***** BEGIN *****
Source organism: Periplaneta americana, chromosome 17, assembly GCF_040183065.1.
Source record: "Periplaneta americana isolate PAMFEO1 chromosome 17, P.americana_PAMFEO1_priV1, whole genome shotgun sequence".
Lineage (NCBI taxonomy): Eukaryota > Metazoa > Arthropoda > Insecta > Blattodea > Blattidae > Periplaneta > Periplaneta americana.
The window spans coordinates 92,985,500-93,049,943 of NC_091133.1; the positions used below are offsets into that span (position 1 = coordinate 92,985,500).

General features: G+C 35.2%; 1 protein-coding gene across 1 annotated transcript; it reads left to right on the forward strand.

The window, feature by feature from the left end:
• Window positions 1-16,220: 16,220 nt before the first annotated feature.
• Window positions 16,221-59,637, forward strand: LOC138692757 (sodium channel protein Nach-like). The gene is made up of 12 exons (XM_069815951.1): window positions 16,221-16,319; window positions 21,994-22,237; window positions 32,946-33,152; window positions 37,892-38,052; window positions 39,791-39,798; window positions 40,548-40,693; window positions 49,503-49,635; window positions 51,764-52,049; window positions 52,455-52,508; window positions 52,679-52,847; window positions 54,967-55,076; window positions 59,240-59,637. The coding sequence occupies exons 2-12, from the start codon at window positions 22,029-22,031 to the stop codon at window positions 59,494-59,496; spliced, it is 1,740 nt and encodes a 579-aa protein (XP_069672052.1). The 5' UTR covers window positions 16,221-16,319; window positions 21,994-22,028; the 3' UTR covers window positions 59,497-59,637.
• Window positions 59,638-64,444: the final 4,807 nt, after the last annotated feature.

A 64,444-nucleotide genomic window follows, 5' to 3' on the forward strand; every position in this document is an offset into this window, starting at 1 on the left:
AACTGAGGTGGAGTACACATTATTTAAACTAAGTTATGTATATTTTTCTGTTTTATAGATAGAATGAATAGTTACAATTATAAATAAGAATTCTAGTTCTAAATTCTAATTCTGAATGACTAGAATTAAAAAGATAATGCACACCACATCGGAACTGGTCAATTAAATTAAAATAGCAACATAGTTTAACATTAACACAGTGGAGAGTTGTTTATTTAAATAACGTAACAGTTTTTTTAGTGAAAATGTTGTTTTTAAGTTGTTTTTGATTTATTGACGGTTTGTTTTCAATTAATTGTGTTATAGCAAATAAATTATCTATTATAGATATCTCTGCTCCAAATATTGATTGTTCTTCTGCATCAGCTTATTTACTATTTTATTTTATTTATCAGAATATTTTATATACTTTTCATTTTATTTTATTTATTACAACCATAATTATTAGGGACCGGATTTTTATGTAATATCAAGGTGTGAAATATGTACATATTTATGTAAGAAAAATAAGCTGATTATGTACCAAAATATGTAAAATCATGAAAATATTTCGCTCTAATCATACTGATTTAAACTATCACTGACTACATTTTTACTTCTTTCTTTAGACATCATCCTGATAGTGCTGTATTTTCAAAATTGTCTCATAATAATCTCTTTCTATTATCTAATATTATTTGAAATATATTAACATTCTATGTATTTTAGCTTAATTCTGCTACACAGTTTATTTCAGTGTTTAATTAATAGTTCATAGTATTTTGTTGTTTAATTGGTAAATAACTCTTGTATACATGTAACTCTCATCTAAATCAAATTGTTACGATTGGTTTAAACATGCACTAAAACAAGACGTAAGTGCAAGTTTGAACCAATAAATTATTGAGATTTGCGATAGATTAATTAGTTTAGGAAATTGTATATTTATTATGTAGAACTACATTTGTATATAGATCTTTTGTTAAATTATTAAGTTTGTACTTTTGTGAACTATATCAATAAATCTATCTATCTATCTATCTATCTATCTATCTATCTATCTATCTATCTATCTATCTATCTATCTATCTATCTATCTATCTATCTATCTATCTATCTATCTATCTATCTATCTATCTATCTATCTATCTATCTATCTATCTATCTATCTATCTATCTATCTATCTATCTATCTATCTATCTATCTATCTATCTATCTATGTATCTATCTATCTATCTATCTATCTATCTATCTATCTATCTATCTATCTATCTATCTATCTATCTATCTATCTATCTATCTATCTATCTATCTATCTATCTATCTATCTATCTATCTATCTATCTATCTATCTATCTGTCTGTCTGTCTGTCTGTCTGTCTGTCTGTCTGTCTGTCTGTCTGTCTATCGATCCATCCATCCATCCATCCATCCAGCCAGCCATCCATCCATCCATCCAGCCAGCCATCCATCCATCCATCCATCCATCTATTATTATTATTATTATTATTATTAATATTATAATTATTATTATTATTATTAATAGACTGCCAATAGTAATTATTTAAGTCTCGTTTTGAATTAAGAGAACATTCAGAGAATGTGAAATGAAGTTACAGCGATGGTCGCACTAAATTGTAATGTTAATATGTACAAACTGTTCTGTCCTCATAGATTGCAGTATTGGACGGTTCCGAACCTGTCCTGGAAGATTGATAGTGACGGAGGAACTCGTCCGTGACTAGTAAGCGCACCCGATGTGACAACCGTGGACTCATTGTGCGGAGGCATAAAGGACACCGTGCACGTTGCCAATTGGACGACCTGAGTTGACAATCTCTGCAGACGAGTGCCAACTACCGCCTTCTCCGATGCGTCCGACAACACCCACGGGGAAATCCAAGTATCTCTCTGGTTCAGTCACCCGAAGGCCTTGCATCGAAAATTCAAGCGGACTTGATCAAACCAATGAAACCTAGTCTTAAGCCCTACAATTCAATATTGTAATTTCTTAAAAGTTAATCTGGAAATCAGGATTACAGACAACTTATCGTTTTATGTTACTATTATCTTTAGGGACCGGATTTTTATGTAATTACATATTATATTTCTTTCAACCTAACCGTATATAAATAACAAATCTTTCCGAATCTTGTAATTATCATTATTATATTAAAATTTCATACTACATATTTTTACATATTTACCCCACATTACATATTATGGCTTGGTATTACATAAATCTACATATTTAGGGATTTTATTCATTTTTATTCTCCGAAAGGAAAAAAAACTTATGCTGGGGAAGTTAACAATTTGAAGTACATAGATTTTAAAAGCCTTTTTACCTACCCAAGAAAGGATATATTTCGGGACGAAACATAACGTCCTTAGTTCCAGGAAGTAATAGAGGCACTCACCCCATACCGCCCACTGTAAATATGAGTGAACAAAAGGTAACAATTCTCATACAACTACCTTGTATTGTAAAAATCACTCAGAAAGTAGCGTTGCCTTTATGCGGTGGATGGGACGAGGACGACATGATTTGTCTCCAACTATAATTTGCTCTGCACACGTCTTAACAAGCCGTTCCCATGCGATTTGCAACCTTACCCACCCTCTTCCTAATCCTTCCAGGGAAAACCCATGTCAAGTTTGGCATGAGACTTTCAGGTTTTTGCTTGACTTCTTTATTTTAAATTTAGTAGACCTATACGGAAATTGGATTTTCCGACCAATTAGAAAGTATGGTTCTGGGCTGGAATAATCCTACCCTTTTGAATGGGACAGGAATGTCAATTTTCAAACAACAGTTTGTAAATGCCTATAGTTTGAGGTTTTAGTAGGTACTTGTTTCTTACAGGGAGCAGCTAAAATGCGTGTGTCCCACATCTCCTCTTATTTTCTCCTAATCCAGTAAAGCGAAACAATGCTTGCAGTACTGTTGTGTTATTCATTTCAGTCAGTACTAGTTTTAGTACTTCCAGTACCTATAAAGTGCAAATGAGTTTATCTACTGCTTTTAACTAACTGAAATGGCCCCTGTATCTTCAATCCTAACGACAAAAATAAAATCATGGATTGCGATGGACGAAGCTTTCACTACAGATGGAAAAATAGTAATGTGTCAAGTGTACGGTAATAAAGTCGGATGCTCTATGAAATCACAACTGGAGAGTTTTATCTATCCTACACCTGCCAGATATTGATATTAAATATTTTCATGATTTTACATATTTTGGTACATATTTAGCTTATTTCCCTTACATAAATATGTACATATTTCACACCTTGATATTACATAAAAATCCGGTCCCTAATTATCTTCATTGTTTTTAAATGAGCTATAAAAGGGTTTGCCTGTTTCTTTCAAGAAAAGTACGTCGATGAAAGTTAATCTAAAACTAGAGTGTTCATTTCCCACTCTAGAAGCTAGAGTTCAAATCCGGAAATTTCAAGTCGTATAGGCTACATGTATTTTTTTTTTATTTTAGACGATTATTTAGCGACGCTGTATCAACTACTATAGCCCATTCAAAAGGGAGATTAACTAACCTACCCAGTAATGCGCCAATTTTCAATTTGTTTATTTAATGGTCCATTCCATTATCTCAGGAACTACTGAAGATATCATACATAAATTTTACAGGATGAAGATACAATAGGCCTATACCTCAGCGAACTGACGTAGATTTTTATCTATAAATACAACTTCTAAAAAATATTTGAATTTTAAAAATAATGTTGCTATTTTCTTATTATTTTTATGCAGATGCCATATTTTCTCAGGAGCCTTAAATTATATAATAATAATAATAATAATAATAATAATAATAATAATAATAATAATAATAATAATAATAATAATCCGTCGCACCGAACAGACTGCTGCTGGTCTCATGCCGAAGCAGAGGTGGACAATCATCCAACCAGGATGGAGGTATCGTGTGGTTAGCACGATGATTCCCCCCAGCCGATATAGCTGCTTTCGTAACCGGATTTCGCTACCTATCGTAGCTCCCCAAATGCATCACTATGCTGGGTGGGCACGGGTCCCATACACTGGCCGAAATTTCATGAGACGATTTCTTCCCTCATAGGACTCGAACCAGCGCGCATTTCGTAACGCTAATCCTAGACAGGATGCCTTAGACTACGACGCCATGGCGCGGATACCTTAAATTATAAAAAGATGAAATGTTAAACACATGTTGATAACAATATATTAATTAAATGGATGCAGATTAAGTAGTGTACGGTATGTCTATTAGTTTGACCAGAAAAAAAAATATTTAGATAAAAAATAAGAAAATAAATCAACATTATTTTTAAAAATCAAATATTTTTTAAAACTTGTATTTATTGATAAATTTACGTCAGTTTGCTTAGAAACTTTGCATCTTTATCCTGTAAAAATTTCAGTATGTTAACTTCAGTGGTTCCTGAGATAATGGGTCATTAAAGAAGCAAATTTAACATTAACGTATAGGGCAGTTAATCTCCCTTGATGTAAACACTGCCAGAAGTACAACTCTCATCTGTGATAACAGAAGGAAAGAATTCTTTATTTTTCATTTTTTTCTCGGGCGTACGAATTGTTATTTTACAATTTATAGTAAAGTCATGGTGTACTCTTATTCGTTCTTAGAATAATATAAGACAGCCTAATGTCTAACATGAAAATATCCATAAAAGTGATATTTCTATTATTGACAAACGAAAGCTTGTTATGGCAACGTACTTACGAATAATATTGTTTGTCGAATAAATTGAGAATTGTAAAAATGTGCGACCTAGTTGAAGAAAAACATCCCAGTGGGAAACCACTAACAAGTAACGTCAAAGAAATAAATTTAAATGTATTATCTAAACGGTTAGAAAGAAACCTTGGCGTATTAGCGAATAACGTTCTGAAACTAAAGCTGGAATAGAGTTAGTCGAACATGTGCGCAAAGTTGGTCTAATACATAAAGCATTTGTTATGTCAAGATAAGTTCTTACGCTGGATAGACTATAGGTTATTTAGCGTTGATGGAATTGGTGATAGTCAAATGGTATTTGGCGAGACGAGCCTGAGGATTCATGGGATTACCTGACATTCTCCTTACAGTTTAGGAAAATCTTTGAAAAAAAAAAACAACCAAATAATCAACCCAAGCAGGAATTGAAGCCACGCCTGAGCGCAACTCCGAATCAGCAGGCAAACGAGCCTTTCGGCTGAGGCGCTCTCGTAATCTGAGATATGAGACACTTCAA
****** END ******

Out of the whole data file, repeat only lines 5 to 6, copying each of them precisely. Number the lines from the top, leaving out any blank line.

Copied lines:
General features: G+C 35.2%; 1 protein-coding gene across 1 annotated transcript; it reads left to right on the forward strand.

The window, feature by feature from the left end: